Proper soil preparation, planting method and site location are crucial for growing azaleas where it snows. Azaleas have shallow, tender roots. As long as the roots are protected and dry during the first few hard frosts, they will winter over without trouble. Protection from winter sun is equally important. The plant must go dormant during the winter. If the azalea gets winter sun it will try to put out new growth while the roots are dormant, stressing and damaging the plant. Plant azaleas in the spring or early summer to give the pant a full growing season before the first cold weather.
Plant azaleas where they will be protected from winter sun and harsh winds. Dig a 6-inch deep post hole to check the drainage. Fill the hole with water. Plant in a different site or consider a raised bed if water remains in the hole after four or five hours.
Dig out a planting hole in the center of the planting area 30 inches wide and as deep as the rootball of the azalea. Break up the soil in the bottom of the hole with a garden fork or shovel. Build a raised bed or planting mound 30 inches wide and 12 inches high in areas where the drainage is poor.
Mix 2 parts rotted leaves or ground pine bark, 1 part coarse sand and 1 part compost. Mix half the soil from the planting hole with the mixture of organic matter. Mix 2 parts potting soil, 1 part ground pine bark or rotten leaves and 1 part coarse sand for a raised bed or planting mound.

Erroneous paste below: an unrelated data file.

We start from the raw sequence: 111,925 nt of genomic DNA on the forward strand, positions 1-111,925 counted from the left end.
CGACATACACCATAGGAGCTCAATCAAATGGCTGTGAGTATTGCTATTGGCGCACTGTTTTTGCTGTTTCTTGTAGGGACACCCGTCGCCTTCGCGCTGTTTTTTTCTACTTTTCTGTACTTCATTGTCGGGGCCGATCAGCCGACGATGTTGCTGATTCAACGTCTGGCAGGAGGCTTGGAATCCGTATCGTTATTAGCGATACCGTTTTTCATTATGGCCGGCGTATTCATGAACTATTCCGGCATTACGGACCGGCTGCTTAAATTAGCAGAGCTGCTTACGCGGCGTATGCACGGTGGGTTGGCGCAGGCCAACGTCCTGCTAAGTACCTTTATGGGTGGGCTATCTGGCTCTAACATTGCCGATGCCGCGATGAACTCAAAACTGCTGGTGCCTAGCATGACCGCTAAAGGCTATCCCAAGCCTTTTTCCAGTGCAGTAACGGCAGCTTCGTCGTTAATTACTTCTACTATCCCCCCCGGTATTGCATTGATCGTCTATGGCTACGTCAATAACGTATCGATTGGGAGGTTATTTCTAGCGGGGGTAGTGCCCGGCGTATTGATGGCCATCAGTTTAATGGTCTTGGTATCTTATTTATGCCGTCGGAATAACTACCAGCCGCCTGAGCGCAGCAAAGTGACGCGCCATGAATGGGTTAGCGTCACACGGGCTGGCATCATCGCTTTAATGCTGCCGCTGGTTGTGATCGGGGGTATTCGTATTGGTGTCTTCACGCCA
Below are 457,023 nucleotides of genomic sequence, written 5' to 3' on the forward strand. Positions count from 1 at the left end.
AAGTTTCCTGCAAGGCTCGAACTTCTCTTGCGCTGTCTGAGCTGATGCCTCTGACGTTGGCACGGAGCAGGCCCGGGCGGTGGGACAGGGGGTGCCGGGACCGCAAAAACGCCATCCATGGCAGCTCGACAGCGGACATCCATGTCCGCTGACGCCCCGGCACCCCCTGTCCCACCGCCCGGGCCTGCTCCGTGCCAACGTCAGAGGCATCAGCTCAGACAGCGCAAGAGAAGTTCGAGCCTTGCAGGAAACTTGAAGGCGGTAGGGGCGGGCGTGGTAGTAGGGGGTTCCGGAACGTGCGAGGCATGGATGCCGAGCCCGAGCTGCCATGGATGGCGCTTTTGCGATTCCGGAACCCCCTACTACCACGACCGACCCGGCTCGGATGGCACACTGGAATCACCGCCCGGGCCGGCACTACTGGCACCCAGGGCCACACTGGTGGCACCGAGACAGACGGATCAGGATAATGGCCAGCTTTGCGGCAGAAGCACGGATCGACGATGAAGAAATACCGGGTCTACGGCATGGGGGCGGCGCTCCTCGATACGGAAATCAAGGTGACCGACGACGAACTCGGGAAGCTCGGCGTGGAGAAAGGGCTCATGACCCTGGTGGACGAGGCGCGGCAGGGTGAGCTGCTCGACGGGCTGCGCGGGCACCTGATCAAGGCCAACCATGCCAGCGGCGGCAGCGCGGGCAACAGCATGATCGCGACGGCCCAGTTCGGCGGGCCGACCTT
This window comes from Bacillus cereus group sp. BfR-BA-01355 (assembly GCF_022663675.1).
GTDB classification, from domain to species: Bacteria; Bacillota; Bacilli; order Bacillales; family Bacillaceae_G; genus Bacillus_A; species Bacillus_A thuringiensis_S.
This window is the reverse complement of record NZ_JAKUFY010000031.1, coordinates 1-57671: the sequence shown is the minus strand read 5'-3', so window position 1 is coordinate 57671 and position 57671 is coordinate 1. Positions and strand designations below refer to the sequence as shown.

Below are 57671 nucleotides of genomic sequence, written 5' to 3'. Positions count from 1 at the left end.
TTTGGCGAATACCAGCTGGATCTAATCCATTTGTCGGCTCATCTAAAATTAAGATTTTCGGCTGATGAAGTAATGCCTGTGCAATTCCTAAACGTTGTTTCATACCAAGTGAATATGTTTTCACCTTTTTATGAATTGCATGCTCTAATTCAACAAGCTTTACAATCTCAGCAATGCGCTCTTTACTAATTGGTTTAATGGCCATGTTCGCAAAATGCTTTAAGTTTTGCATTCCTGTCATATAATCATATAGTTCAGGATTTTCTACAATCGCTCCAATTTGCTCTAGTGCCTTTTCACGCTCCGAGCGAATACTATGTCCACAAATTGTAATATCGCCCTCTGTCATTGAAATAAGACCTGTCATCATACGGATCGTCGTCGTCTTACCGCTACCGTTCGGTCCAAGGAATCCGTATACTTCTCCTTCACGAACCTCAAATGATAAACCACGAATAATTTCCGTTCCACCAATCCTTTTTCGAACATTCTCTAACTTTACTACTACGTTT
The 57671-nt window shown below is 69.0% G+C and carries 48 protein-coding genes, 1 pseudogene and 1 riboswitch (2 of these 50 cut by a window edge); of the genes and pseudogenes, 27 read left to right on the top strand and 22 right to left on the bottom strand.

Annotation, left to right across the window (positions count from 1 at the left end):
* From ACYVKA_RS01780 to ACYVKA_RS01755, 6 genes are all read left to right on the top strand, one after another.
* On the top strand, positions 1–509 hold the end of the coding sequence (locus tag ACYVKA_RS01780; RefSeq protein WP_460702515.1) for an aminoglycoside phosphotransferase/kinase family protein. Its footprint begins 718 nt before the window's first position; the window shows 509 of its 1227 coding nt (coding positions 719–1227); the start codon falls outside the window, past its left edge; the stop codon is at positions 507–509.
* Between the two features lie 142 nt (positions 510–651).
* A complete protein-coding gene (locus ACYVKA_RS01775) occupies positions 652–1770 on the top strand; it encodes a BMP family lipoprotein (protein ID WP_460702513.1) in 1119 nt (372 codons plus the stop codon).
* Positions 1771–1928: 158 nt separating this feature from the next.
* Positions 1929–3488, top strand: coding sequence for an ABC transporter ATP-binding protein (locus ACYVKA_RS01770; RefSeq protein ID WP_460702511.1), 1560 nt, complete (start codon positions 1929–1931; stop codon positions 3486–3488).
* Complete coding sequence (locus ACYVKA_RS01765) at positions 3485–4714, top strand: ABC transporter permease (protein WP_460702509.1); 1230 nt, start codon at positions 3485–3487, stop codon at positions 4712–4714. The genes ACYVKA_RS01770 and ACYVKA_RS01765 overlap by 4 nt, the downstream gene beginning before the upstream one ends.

Turn the potted azalea on its side and gently slide it from the nursery pot. Grasp the base of the trunk and gently work it free if it resists. Place the rootball into the hole so that the base of the stem is 2 to 3 inches above the soil level. Fill in the soil under and around the roots and build the soil up to the base of the stem, creating a 2- to 3-inch slope away from the trunk.
Spread a 4-inch layer of pine bark mulch over the planting area, but keep the mulch 3 to 4 inches from the base of the stem. Apply 1 inch of water weekly during the summer to keep the soil damp. Discontinue watering 1 month before the first frost date to let the roots go dormant.
Build up the mulch until it is 6 to 8 inches deep and pile it against the azalea trunk for added cold protection. Apply the additional mulch one to two weeks before the first hard frost. Construct wind protection around the azalea. Build a temporary fence or lean pine tree branches over the branches and around the trunk.
Apply 1 gallon of water to the soil around the roots after the first three to four hard frosts. Cease watering until spring.